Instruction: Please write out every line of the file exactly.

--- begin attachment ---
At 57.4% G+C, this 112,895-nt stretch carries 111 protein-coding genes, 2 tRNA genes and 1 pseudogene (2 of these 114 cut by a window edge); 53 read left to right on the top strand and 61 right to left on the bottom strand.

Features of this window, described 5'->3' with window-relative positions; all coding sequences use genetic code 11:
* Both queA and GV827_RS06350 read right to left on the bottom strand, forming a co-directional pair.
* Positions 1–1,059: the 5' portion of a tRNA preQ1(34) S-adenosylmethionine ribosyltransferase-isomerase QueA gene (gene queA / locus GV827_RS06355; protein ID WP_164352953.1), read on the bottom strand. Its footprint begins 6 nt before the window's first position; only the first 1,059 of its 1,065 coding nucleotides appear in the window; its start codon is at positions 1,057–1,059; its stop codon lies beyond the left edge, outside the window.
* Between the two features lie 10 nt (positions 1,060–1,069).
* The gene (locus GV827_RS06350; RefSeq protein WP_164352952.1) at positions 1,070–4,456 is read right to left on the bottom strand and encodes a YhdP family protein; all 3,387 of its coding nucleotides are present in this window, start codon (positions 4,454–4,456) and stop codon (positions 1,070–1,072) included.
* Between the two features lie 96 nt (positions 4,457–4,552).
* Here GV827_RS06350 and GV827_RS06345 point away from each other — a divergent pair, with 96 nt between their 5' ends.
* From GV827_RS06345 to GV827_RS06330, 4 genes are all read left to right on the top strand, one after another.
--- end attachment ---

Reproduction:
At 57.4% G+C, this 112,895-nt stretch carries 111 protein-coding genes, 2 tRNA genes and 1 pseudogene (2 of these 114 cut by a window edge); 53 read left to right on the top strand and 61 right to left on the bottom strand.

Features of this window, described 5'->3' with window-relative positions; all coding sequences use genetic code 11:
* Both queA and GV827_RS06350 read right to left on the bottom strand, forming a co-directional pair.
* Positions 1–1,059: the 5' portion of a tRNA preQ1(34) S-adenosylmethionine ribosyltransferase-isomerase QueA gene (gene queA / locus GV827_RS06355; protein ID WP_164352953.1), read on the bottom strand. Its footprint begins 6 nt before the window's first position; only the first 1,059 of its 1,065 coding nucleotides appear in the window; its start codon is at positions 1,057–1,059; its stop codon lies beyond the left edge, outside the window.
* Between the two features lie 10 nt (positions 1,060–1,069).
* The gene (locus GV827_RS06350; RefSeq protein WP_164352952.1) at positions 1,070–4,456 is read right to left on the bottom strand and encodes a YhdP family protein; all 3,387 of its coding nucleotides are present in this window, start codon (positions 4,454–4,456) and stop codon (positions 1,070–1,072) included.
* Between the two features lie 96 nt (positions 4,457–4,552).
* Here GV827_RS06350 and GV827_RS06345 point away from each other — a divergent pair, with 96 nt between their 5' ends.
* From GV827_RS06345 to GV827_RS06330, 4 genes are all read left to right on the top strand, one after another.